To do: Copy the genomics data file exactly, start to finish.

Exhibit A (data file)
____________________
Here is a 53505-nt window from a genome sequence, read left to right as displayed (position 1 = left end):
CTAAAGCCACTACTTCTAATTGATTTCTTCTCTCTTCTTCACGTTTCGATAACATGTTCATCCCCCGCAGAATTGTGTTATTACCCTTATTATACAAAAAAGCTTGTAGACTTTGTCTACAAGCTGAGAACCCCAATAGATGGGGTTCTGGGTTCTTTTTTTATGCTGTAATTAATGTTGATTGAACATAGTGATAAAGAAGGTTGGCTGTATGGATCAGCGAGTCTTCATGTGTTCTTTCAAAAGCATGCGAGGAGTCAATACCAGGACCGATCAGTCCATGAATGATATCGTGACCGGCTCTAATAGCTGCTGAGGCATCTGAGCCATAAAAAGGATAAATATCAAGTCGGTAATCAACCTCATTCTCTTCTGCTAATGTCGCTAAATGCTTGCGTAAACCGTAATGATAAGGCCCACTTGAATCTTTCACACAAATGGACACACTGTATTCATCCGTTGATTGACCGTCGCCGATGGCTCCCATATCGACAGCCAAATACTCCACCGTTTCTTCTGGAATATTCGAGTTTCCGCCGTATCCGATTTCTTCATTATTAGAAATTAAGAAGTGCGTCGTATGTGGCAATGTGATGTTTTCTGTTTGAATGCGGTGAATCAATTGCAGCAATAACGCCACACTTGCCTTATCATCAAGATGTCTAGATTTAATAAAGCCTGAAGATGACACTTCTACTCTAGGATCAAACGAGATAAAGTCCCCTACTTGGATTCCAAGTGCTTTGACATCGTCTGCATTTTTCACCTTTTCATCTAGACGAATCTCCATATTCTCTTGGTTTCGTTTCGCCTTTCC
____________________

Here is a 53505-nt window from a genome sequence, read left to right as displayed (position 1 = left end):
CTAAAGCCACTACTTCTAATTGATTTCTTCTCTCTTCTTCACGTTTCGATAACATGTTCATCCCCCGCAGAATTGTGTTATTACCCTTATTATACAAAAAAGCTTGTAGACTTTGTCTACAAGCTGAGAACCCCAATAGATGGGGTTCTGGGTTCTTTTTTTATGCTGTAATTAATGTTGATTGAACATAGTGATAAAGAAGGTTGGCTGTATGGATCAGCGAGTCTTCATGTGTTCTTTCAAAAGCATGCGAGGAGTCAATACCAGGACCGATCAGTCCATGAATGATATCGTGACCGGCTCTAATAGCTGCTGAGGCATCTGAGCCATAAAAAGGATAAATATCAAGTCGGTAATCAACCTCATTCTCTTCTGCTAATGTCGCTAAATGCTTGCGTAAACCGTAATGATAAGGCCCACTTGAATCTTTCACACAAATGGACACACTGTATTCATCCGTTGATTGACCGTCGCCGATGGCTCCCATATCGACAGCCAAATACTCCACCGTTTCTTCTGGAATATTCGAGTTTCCGCCGTATCCGATTTCTTCATTATTAGAAATTAAGAAGTGCGTCGTATGTGGCAATGTGATGTTTTCTGTTTGAATGCGGTGAATCAATTGCAGCAATAACGCCACACTTGCCTTATCATCAAGATGTCTAGATTTAATAAAGCCTGAAGATGACACTTCTACTCTAGGATCAAACGAGATAAAGTCCCCTACTTGGATTCCAAGTGCTTTGACATCGTCTGCATTTTTCACCTTTTCATCTAGACGAATCTCCATATTCTCTTGGTTTCGTTTCGCCTTTCC